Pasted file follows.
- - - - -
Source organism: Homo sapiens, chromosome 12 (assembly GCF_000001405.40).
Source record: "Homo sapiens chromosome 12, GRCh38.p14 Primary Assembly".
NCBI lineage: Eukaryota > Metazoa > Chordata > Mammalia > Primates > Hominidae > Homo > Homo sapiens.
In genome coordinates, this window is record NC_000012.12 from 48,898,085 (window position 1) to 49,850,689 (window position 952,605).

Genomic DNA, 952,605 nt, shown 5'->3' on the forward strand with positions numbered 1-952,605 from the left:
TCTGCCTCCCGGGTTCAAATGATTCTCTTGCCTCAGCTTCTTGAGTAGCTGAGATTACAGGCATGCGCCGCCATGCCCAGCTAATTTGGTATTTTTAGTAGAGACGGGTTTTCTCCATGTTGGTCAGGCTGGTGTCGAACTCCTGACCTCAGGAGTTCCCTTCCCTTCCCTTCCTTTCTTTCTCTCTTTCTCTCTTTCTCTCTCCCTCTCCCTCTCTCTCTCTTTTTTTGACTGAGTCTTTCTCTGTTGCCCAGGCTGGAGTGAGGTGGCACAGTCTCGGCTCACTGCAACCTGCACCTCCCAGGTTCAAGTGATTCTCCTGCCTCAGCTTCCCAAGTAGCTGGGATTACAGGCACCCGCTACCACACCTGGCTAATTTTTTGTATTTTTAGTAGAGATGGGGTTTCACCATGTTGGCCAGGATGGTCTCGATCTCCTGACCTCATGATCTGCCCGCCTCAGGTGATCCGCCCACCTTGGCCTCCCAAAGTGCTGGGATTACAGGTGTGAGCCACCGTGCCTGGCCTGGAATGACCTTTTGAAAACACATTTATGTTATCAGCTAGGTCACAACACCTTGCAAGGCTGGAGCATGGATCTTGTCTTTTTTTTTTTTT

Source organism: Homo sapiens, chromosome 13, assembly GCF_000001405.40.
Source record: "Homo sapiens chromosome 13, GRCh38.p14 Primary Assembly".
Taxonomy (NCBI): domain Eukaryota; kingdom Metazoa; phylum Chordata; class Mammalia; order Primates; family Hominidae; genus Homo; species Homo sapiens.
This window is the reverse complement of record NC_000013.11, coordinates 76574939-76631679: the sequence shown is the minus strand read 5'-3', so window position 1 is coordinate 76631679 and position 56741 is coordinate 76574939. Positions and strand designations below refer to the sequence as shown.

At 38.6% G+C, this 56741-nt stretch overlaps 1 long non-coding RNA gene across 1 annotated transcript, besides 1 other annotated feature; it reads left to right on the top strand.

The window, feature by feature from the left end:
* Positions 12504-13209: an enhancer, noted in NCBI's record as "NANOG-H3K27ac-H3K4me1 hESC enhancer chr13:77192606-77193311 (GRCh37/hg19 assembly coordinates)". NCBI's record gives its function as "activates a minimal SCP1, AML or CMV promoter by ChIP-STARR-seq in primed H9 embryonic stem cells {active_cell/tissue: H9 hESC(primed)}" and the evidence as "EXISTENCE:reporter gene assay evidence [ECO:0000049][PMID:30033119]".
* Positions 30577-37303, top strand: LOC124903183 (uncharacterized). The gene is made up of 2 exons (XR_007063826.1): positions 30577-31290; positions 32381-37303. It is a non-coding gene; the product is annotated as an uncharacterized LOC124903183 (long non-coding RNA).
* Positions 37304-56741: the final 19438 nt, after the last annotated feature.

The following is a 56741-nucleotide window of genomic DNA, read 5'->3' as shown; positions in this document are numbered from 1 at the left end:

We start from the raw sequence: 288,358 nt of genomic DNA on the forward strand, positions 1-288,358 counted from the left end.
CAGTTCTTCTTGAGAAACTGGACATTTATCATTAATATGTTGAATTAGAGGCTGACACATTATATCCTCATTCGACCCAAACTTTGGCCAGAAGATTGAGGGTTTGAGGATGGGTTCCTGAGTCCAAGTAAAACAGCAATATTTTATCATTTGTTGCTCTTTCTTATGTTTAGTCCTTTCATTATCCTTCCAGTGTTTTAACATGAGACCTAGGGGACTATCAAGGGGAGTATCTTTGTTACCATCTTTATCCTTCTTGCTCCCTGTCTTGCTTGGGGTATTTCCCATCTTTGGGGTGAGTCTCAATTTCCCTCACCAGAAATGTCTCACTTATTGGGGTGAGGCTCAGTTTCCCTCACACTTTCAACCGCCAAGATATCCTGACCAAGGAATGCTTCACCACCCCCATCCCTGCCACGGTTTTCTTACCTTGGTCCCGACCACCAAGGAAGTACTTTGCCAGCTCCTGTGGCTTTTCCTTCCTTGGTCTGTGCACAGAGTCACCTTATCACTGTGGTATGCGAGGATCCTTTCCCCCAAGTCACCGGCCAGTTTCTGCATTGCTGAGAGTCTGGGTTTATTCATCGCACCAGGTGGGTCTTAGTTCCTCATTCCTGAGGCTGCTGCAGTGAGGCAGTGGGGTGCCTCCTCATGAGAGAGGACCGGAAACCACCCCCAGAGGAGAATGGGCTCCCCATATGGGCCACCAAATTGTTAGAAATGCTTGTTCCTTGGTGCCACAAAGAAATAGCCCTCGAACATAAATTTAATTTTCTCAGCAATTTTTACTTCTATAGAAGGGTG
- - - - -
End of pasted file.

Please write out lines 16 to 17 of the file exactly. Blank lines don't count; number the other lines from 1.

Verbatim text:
The following is a 56741-nucleotide window of genomic DNA, read 5'->3' as shown; positions in this document are numbered from 1 at the left end:

We start from the raw sequence: 288,358 nt of genomic DNA on the forward strand, positions 1-288,358 counted from the left end.